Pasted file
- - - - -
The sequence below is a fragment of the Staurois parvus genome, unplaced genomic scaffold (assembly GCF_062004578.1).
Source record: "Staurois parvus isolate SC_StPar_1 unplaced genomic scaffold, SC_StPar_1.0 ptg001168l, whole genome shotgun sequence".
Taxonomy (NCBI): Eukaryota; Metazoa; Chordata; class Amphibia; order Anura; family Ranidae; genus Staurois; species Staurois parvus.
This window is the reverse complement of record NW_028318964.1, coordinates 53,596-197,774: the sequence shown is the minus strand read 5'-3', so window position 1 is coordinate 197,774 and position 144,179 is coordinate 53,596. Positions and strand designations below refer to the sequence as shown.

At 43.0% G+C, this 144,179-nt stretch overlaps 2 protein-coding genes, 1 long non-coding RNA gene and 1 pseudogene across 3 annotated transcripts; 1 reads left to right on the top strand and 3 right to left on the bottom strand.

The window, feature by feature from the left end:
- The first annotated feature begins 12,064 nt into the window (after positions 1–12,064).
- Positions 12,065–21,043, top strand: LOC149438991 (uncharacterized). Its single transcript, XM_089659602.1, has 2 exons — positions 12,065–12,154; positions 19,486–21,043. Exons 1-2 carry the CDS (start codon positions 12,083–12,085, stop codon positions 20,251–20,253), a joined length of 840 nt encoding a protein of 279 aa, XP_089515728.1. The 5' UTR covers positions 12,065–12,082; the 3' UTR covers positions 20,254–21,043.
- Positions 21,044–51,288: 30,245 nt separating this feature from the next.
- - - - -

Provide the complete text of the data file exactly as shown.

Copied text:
The sequence below is a fragment of the Staurois parvus genome, unplaced genomic scaffold (assembly GCF_062004578.1).
Source record: "Staurois parvus isolate SC_StPar_1 unplaced genomic scaffold, SC_StPar_1.0 ptg001168l, whole genome shotgun sequence".
Taxonomy (NCBI): Eukaryota; Metazoa; Chordata; class Amphibia; order Anura; family Ranidae; genus Staurois; species Staurois parvus.
This window is the reverse complement of record NW_028318964.1, coordinates 53,596-197,774: the sequence shown is the minus strand read 5'-3', so window position 1 is coordinate 197,774 and position 144,179 is coordinate 53,596. Positions and strand designations below refer to the sequence as shown.

At 43.0% G+C, this 144,179-nt stretch overlaps 2 protein-coding genes, 1 long non-coding RNA gene and 1 pseudogene across 3 annotated transcripts; 1 reads left to right on the top strand and 3 right to left on the bottom strand.

The window, feature by feature from the left end:
- The first annotated feature begins 12,064 nt into the window (after positions 1–12,064).
- Positions 12,065–21,043, top strand: LOC149438991 (uncharacterized). Its single transcript, XM_089659602.1, has 2 exons — positions 12,065–12,154; positions 19,486–21,043. Exons 1-2 carry the CDS (start codon positions 12,083–12,085, stop codon positions 20,251–20,253), a joined length of 840 nt encoding a protein of 279 aa, XP_089515728.1. The 5' UTR covers positions 12,065–12,082; the 3' UTR covers positions 20,254–21,043.
- Positions 21,044–51,288: 30,245 nt separating this feature from the next.